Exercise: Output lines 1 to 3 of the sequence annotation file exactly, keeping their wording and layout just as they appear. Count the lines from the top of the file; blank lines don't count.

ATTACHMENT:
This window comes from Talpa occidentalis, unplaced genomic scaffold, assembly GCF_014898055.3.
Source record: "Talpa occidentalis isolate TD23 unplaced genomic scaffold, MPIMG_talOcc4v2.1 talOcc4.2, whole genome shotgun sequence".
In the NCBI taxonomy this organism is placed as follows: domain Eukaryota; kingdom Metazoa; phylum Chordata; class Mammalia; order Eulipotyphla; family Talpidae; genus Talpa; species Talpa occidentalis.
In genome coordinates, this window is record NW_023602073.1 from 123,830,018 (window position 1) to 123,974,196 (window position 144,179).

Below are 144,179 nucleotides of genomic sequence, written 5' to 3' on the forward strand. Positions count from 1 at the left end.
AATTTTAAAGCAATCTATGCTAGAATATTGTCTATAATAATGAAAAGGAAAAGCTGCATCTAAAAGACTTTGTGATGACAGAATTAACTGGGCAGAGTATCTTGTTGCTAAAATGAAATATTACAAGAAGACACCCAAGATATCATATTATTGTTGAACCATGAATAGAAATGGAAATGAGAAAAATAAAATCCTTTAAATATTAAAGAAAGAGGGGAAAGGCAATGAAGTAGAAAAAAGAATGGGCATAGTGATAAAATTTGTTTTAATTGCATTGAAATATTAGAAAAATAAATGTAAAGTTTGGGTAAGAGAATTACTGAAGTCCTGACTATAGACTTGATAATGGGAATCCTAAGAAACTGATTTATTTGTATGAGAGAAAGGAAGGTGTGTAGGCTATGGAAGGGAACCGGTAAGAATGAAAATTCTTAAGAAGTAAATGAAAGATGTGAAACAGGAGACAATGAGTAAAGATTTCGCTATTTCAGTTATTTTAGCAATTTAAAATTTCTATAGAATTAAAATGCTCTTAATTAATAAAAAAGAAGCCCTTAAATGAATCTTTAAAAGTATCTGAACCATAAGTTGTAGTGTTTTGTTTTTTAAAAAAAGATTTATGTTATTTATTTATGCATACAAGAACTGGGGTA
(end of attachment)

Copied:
This window comes from Talpa occidentalis, unplaced genomic scaffold, assembly GCF_014898055.3.
Source record: "Talpa occidentalis isolate TD23 unplaced genomic scaffold, MPIMG_talOcc4v2.1 talOcc4.2, whole genome shotgun sequence".
In the NCBI taxonomy this organism is placed as follows: domain Eukaryota; kingdom Metazoa; phylum Chordata; class Mammalia; order Eulipotyphla; family Talpidae; genus Talpa; species Talpa occidentalis.